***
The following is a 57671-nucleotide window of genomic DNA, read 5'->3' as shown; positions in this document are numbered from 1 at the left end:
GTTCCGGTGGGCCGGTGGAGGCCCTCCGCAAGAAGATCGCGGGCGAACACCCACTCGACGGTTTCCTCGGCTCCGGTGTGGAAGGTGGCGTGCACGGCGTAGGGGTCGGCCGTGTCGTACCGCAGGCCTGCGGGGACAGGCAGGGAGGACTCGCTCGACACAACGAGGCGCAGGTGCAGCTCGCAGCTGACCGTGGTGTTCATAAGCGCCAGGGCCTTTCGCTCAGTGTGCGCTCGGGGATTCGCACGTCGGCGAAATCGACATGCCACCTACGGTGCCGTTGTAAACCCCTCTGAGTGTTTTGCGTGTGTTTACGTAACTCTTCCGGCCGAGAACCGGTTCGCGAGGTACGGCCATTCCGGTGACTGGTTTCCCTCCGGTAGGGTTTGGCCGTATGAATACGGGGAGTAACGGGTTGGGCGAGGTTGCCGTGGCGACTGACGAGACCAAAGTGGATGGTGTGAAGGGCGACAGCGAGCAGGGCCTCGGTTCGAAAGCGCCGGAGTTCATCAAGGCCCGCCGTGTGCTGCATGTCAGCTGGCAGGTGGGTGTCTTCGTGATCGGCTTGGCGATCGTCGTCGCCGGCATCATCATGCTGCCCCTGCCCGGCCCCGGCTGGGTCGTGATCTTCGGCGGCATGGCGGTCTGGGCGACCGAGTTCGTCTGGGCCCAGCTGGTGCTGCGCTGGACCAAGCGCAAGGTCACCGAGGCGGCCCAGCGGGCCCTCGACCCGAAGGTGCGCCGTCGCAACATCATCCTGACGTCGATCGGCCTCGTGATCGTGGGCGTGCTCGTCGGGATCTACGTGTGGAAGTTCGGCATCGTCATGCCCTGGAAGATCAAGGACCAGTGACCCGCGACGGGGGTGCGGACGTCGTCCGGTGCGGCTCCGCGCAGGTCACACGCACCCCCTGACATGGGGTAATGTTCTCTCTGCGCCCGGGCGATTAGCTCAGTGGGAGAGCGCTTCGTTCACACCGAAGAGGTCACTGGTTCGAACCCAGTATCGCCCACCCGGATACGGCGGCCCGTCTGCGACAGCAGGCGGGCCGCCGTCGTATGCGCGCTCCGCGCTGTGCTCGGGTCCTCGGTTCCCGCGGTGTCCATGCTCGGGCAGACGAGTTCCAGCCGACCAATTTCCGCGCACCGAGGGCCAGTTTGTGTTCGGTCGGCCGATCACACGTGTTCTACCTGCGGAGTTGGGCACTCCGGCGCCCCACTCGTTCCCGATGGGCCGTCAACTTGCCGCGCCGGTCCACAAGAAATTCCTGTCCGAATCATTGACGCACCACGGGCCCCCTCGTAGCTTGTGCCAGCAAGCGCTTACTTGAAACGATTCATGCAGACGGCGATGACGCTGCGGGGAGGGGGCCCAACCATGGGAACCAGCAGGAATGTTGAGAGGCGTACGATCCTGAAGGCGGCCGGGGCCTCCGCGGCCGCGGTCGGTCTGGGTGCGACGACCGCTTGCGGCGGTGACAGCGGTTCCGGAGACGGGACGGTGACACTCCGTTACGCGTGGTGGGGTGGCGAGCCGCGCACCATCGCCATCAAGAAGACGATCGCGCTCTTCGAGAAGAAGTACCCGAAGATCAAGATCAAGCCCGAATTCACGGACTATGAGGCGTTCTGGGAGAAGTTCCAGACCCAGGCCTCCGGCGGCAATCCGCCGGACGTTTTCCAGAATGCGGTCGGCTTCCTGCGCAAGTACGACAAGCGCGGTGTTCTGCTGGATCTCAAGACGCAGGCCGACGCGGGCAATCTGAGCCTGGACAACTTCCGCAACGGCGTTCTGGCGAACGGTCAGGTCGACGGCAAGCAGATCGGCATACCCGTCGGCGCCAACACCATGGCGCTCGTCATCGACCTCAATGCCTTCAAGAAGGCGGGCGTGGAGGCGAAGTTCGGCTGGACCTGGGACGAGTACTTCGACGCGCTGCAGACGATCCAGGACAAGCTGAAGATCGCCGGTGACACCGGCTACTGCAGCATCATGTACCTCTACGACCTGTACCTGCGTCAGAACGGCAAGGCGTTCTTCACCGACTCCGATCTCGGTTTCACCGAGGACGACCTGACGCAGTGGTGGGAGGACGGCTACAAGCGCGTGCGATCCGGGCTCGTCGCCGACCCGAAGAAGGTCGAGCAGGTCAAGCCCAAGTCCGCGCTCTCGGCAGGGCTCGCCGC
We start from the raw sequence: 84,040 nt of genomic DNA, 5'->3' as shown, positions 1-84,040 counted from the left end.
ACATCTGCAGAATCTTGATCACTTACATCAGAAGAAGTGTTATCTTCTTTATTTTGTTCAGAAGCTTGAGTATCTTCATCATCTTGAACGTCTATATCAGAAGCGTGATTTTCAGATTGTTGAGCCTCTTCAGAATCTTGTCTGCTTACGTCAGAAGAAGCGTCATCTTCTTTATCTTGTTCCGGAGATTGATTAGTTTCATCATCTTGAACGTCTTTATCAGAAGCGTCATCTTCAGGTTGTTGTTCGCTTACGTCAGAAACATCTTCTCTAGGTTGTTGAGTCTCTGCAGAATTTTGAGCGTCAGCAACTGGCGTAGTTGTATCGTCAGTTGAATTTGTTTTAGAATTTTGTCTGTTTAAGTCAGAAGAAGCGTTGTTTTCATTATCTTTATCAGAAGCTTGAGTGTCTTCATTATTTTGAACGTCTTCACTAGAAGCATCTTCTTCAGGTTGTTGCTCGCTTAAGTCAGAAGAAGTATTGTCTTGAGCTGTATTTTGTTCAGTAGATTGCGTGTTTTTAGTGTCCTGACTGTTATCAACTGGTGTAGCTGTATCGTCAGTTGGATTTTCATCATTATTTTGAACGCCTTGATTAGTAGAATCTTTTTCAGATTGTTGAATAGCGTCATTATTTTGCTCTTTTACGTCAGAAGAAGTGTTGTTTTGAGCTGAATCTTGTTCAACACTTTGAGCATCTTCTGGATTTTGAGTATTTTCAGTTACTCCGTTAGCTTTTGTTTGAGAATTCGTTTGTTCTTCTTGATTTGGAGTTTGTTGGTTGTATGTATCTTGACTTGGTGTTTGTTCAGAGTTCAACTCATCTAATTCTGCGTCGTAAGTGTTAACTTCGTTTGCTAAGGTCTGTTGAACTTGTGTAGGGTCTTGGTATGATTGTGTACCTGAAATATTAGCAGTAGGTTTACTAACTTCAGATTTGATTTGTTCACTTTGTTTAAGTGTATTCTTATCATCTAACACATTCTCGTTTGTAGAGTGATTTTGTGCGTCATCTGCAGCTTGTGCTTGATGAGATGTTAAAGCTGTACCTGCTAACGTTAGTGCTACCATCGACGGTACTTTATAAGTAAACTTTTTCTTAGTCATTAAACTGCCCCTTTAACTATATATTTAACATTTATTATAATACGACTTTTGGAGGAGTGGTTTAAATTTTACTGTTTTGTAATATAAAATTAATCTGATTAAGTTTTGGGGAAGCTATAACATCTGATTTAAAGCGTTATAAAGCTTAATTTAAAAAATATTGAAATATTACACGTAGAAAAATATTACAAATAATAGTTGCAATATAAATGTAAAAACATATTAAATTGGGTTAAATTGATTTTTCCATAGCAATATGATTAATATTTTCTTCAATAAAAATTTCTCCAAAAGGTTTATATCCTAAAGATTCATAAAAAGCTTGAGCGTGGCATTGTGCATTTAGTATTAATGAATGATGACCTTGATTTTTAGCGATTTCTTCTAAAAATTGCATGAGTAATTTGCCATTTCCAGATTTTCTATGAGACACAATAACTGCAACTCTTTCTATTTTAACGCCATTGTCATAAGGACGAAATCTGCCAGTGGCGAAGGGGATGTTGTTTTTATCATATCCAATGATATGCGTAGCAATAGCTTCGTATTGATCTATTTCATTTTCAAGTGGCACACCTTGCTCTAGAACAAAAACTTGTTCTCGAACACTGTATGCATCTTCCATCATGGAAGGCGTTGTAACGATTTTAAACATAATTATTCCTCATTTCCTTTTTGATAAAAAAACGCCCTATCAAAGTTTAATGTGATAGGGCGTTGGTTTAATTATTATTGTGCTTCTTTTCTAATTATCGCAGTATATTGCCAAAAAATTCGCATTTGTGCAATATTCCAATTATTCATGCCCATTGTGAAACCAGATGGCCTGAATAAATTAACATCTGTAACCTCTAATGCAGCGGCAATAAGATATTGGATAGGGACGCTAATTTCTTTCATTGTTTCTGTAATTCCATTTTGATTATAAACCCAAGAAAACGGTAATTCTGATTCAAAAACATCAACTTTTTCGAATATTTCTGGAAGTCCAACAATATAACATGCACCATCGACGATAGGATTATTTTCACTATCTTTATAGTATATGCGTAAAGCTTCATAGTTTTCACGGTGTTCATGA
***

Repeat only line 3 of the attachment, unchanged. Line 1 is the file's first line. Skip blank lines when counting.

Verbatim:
We start from the raw sequence: 84,040 nt of genomic DNA, 5'->3' as shown, positions 1-84,040 counted from the left end.